Brazil may only have made the last 16 as one of the best third-placed teams after defeats against Group D rivals Poland and the USA and a solitary victory over Korea Republic, but the Canarinha remain serious title contenders.

Even after such a lacklustre start, the quality of players in the Auriverde squad cannot be underestimated. Much has been said about the prodigiously talented Alexandre Pato from SC Internacional of Porto Alegre, winners of both the Copa Libertadores de America and FIFA Club World Cup Japan in 2006. Now is the time to take a closer look at Marcelo, proud owner of a La Liga winners' medal after his first season in Spain.

Marcelo Vieira da Silva Junior joined Spanish giants Real Madrid last year, signing a contract up until 2012. Wednesday's game in Burnaby will pit him against a plethora of familiar faces as Spain boast no fewer than six members of the Merengues' youth team in their squad for the FIFA U-20 World Cup Canada 2007. The flying left-back has played just six first-team matches for Los Blancos, so knows the young Madrid contingent well.

"I've already told my coach how they play because I've seen them and they're very good," says a cheery Marcelo after training on the outskirts of Vancouver. "But we're not scared of anybody. We know they're good footballers, but we are too. We can't concern ourselves with individual players, we need to keep an eye on every one of them."

The Brazil squad are aware that their glittering image has lost a little gloss after their group-stage performances, but prefer to focus on the challenge ahead. "We're going to have to stick together as a team if we want to beat Spain. And if we make it through that game we need to win, win and win again and, God willing, we'll be champions," says the gifted left-footer.

A product of the youth system of Rio de Janeiro outfit Fluminense, Marcelo's style of play has been likened to the man he was bought to replace at the Bernabeu: Roberto Carlos. Blessed with seemingly bottomless physical reserves that power his constant attacking surges, he also appears to share his former Madrid team-mate's good humour and positive attitude. "We're very highly motivated. We're thinking positively, but we can't afford to let Spain into the game," he warns, without losing his ever-present smile.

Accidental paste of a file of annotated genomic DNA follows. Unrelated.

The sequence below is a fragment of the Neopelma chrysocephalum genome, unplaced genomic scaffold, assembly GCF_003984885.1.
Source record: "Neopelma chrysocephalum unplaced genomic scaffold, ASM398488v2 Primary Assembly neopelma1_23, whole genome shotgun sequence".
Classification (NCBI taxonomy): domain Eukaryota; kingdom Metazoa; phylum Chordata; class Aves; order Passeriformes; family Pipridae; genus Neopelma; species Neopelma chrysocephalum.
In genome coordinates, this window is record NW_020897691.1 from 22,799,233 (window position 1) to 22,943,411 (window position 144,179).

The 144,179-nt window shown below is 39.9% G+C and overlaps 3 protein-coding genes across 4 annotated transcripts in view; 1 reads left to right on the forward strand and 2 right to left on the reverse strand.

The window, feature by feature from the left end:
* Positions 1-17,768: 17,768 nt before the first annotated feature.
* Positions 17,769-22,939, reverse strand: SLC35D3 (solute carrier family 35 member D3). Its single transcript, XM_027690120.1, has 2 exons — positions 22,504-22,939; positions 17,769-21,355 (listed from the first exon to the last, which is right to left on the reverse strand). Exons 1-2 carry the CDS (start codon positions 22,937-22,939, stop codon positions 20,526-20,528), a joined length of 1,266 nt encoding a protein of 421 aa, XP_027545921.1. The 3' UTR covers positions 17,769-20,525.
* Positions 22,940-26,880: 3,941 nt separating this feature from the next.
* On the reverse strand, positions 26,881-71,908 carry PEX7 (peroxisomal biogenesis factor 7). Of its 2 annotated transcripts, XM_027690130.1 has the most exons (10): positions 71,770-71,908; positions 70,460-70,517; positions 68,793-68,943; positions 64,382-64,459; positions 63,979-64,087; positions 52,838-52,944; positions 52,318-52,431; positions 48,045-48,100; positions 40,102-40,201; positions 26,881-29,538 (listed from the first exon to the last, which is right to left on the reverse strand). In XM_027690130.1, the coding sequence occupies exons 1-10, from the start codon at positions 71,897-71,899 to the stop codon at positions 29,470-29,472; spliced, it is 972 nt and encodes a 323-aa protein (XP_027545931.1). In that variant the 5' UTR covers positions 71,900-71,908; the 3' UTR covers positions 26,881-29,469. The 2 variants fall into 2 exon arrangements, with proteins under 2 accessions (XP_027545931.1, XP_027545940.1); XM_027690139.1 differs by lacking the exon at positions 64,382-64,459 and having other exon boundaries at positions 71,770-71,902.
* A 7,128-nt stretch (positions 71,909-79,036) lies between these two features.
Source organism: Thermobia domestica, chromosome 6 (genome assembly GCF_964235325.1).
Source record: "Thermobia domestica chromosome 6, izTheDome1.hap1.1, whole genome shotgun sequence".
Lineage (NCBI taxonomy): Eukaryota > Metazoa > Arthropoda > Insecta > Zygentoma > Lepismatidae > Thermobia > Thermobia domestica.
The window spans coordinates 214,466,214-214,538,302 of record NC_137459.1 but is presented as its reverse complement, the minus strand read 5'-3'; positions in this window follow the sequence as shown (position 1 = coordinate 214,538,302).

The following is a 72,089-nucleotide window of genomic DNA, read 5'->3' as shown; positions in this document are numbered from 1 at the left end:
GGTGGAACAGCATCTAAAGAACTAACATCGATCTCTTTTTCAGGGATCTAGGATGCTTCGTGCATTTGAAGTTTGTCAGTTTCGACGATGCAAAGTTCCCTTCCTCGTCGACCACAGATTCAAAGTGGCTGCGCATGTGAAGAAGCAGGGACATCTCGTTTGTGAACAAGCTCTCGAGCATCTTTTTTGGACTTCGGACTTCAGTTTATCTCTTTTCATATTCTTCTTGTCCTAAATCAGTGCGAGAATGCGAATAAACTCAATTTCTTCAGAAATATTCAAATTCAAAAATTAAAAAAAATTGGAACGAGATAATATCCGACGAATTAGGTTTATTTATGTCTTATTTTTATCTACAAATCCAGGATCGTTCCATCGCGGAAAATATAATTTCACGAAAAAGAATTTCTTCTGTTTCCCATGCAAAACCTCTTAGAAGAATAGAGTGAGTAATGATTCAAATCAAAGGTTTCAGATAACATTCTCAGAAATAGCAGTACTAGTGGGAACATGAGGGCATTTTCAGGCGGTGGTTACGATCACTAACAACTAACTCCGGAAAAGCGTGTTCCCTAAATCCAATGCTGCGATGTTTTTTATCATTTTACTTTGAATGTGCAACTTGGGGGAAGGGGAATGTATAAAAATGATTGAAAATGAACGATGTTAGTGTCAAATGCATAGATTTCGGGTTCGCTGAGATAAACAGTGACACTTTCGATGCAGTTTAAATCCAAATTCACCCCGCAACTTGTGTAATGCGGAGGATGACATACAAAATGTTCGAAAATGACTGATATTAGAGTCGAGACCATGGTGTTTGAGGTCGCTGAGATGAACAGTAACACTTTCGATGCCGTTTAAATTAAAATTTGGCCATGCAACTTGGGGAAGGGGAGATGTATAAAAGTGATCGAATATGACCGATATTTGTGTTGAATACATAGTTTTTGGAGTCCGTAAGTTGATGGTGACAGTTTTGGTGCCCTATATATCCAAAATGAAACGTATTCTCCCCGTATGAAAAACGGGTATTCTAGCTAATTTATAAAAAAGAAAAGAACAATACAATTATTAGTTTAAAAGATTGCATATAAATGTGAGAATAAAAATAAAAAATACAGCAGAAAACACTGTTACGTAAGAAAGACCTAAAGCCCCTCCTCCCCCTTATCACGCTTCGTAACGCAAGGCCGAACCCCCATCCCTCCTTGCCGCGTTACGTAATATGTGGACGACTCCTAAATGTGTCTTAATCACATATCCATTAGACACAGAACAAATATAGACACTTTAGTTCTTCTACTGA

Mere hours after touching down in Vancouver after making the journey from Ottawa, the Verdeamarelos were already on the training ground in Burnaby working on the flaws that cost them two defeats in three Group D games. According to coach Nelson Rodrigues, it was a lack of composure in front of goal that cost his charges dear: "Against the USA we were getting shots in at goal from all angles but it wouldn't go in for us. Spain are a very well-organised team, perhaps the toughest we could have been drawn against in the last sixteen."

"We're training really hard and are going to analyse Spain's last game to see where we can do them damage. But we're going to have to work really hard if we want to beat them," continues the young Merengue, whose team have precious little time to assimilate the three-hour time difference with Ottawa.

Marcelo knows coach Rodrigues' methods well, having played under him at the FIFA U-17 World Championship Peru 2005, and has also tasted action for Brazil's senior side, currently in Copa America action. Called up by Auriverde supremo Dunga in August 2006, he marked his debut in September against Wales with a well-taken goal. While sad to miss out on the continental showpiece, the gifted defender is delighted to be in Canada with the U-20s: "It's always an honour to wear the Seleção colours, whether it be in the U-20 World Cup or the Copa America. I'm completely focused on doing well at this tournament."

His esteemed colleague Pato is equally forthright, and is grateful for Marcelo's interpreting skills when faced with the Spanish press pack following the fortunes of the Furia Roja. "My mind is totally focused on the Brazilian national team. I'm 100-percent committed, and I'm doing what's best for the team. There have been games where I've not been able to score, but my only aim for every match is to get on the scoresheet and win," vows the 17-year-old wunderkind.

"Everybody says that he's got huge potential and besides which he's still very young. I really look up to him and it's great to able to play alongside him here for the national team," says Marcelo with a nod towards his noticeably more shy team-mate.

"We're really pleased to have got through the first phase," says the Internacional striker, retaking the initiative. "But we've got to do things better from now on. The team are keen to show how well they can really play football. We're confident that we can perform better and come away with the win."

The final word stays with Brazil's No.11, of whom so much is expected. "I'm still not satisfied with my performance. I'll only be happy when we've got our hands on the trophy."